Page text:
Quentin Grimes showing he can be lockdown defender for Knicks


On what could have been an embarrassing night for the Knicks, Quentin Grimes did what his team’s front office could not: He locked down Donovan Mitchell.

For the first time since the New York native was dealt to the Cavaliers and not the Knicks, Mitchell returned to the Garden on Sunday. He had a chance to demonstrate to the franchise and its fans that he is the type of star worthy of emptying all the assets in a team’s trade vault, which Cleveland essentially did.

The Knicks held on to their treasure trove of picks and the young pieces they hoard, including Grimes, whom they did not want to send to Utah.

For one game at least, Grimes showed why the Knicks have held him tightly — by tightening his hold on Mitchell.

Mitchell scored 23 points but on 8-for-22 shooting and went 2 of 11 from 3-point range, blanketed by the physical Grimes everywhere he went.

Quentin Grimes guards Donovan Mitchell during the Knicks’ win over the Cavaliers.

“I knew that was going to be a big matchup with everything that happened this summer,” Grimes said after his Knicks held an opponent under 100 points for the first time this season in the 92-81 win. “That’s one of the best players in the NBA. Had to stay locked in, and I feel like I did a good job on him.”

Grimes forced the ball out of Mitchell’s hands often. He used his 4-inch advantage to contest shots but also was quick enough to cut off driving lanes.

He fought over screens and showed solid strength and his impressive defensive ability for a second straight game. In Saturday’s loss to the Mavericks, he glued himself to the taller Luka Doncic. When Grimes was guarding Mitchell and Doncic — two of the premier guards in the game — they shot a combined 7-for-18 for 18 points.

Grimes’ offensive game still needs developing, but the guard has solidified his standing as both a top wing defender and a starter.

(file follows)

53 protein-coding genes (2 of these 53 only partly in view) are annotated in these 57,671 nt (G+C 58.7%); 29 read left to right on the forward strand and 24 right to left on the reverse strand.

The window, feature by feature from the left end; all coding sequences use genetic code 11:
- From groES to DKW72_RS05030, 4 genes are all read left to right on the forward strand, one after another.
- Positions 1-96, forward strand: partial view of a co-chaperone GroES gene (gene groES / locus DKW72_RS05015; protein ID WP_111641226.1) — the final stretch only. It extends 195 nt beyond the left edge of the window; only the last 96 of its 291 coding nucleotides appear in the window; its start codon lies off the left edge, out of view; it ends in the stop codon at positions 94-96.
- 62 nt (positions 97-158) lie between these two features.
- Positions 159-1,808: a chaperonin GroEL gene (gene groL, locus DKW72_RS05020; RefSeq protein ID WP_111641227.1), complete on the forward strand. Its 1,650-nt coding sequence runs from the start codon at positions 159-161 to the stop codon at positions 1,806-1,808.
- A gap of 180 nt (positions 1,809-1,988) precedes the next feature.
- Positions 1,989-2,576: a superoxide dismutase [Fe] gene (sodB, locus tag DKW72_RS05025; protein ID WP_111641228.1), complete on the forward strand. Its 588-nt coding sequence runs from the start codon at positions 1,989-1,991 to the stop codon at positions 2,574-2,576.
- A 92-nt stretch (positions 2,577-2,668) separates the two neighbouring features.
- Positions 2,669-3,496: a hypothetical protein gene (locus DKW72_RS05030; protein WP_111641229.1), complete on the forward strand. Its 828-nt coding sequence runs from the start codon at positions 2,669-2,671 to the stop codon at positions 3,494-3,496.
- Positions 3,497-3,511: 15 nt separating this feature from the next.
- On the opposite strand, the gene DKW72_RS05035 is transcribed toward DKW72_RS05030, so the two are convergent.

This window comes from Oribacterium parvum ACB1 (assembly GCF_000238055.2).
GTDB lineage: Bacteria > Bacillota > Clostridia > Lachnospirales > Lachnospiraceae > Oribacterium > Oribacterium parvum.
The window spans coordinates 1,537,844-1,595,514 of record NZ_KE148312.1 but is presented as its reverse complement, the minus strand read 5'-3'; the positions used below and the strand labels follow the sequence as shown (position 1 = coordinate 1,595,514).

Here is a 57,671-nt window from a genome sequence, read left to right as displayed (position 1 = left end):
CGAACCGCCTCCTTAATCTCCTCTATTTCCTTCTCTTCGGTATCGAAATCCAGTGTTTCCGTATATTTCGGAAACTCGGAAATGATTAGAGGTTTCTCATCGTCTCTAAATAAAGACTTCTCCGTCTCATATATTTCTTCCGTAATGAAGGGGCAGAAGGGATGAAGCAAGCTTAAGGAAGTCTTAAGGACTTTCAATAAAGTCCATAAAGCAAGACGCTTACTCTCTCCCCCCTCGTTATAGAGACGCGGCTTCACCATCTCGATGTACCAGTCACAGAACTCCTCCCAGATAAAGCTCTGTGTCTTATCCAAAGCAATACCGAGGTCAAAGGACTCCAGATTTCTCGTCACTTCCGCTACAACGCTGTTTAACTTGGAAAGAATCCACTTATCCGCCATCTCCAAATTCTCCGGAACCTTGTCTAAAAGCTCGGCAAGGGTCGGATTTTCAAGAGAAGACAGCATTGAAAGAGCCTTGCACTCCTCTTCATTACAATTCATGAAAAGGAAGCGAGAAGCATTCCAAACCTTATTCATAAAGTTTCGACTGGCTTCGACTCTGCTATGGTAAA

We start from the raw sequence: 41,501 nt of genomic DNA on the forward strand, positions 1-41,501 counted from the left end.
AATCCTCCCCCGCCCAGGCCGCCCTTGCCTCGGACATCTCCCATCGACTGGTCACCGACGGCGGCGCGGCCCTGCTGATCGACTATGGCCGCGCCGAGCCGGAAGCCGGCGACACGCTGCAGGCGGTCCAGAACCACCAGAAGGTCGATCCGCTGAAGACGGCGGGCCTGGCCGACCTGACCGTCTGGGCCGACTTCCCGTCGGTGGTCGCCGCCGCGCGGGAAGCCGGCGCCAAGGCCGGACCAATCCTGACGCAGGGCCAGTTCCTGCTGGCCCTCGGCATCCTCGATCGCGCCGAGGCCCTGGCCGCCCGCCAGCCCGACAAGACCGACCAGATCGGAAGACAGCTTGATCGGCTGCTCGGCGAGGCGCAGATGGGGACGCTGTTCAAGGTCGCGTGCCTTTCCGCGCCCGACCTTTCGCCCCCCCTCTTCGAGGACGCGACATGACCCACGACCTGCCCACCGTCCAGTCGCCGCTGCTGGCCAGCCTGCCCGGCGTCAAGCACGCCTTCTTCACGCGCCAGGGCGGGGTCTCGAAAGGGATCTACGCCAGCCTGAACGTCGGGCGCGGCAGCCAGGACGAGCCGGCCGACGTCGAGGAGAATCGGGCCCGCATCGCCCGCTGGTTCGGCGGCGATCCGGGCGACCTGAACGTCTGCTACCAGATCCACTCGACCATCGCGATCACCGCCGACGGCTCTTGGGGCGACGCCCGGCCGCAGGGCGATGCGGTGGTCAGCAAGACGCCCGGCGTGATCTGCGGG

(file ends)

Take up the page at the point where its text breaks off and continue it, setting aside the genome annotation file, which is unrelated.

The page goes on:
“Quentin has great feet. He has strength, anticipation, and you’re going to have to work,” head coach Tom Thibodeau said after the Knicks improved to 11-13 Sunday. “Those [elite] guys, you can guard them great, and their greatness is they’ve got the ability to make [shots]. But if you make them work, then over the course of the game — you make them work for those points, maybe that takes its toll.

“There’s a physicality to Quentin, too. On every play, he’s all-out.”

Grimes missed eight of the first 10 games this season with left foot soreness that he couldn’t shake since training camp. He either did not play or barely played in their next six games, buried in the rotation so he was all but invisible for the first month of the season.

But on Nov. 20, Thibodeau inserted Grimes into the starting lineup and discovered his best wing defender. In eight games, Grimes has been searching for his offensive rhythm, averaging just 8.3 points on 45.2 percent shooting from the field, but has excelled in clinging to the opposing team’s best scorer, as Doncic and Mitchell can attest.

Knicks guard Quentin Grimes runs into Cleveland Cavaliers forward Kevin Love while trying to defend guard Donovan Mitchell.

“He’s been playing his butt off every night. It’s huge,” RJ Barrett said Sunday after the Knicks held the Cavs to 34.9 percent shooting. “We need him in that [stopper] role. It’s good, especially what he did tonight against Donovan. That’s not something that’s easy to do. He’s a really good player.”

The emergence of the 2021 first-round pick has come with dominoes. Cam Reddish and Derrick Rose rode the bench Sunday as healthy DNPs for the first time this season, though Thibodeau cited the back-to-back in giving Rose some rest. Reddish had been exploited defensively against the Mavericks and may be falling out of the rotation.

Thibodeau said he feels Grimes, whose 3-point shot has been off, will come around offensively with more time.

As the Knicks evaluate who should be a part of their future, Grimes’ defensive chops — which will be tested again Wednesday against Trae Young’s Hawks at the Garden — can make them feel a bit better about their decisions in the recent past.

“I think people are lying if they say they’re not coming in with an edge and a chip on their shoulder,” Grimes said about being included in trade discussions this offseason. “So just want to come in, just do what I do, not worry about it too much. Because if I do that, I feel like I’ll get sidetracked.

“But come in with my mindset I have every day. I feel like I did that today.”

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